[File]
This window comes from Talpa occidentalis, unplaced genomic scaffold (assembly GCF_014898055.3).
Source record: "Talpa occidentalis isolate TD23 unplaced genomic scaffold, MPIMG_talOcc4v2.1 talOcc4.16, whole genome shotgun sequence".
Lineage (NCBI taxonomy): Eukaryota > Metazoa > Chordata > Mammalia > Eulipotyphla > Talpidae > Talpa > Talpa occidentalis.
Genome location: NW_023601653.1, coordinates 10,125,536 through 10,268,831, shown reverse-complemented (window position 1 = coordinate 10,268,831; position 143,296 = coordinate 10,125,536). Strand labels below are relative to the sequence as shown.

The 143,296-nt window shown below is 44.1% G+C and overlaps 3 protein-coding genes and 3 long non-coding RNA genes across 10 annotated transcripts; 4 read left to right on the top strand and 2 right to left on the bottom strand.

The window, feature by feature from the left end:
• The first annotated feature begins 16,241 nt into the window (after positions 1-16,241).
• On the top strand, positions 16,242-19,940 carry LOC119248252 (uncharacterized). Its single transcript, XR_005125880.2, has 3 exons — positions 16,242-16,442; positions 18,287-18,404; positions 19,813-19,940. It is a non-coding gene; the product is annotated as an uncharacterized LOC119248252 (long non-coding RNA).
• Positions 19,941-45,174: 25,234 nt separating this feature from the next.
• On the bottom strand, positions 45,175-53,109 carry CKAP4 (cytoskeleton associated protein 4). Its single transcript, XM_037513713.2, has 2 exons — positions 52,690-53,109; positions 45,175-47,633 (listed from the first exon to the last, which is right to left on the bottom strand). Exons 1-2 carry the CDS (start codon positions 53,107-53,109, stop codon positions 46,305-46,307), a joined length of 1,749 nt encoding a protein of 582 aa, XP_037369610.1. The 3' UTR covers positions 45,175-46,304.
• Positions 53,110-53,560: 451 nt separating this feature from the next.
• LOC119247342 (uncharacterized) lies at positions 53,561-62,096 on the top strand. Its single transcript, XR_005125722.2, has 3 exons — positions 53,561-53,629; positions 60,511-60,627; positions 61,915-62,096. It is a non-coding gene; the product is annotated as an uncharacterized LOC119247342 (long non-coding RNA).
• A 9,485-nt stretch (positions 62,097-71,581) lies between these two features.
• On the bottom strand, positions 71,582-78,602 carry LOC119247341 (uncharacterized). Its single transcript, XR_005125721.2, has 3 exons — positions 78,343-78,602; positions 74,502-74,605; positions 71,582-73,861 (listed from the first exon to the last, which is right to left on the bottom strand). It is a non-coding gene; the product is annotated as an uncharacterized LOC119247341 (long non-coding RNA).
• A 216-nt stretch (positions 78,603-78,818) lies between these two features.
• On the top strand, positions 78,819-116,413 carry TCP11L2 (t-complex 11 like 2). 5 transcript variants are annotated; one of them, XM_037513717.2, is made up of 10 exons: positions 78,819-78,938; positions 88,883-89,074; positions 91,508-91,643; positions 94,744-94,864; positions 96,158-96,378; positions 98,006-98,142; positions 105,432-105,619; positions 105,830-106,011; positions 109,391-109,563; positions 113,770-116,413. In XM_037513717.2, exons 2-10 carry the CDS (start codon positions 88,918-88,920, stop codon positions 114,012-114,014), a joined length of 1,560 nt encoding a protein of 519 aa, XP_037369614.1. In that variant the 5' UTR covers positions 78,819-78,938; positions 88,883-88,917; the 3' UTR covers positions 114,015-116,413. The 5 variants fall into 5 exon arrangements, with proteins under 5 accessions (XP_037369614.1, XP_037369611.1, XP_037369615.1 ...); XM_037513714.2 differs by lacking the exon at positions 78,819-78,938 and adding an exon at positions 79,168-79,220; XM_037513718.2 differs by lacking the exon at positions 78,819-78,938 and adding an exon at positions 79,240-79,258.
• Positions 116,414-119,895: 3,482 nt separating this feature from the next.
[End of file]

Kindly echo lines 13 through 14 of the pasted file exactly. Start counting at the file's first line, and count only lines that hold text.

• A 9,485-nt stretch (positions 62,097-71,581) lies between these two features.
• On the bottom strand, positions 71,582-78,602 carry LOC119247341 (uncharacterized). Its single transcript, XR_005125721.2, has 3 exons — positions 78,343-78,602; positions 74,502-74,605; positions 71,582-73,861 (listed from the first exon to the last, which is right to left on the bottom strand). It is a non-coding gene; the product is annotated as an uncharacterized LOC119247341 (long non-coding RNA).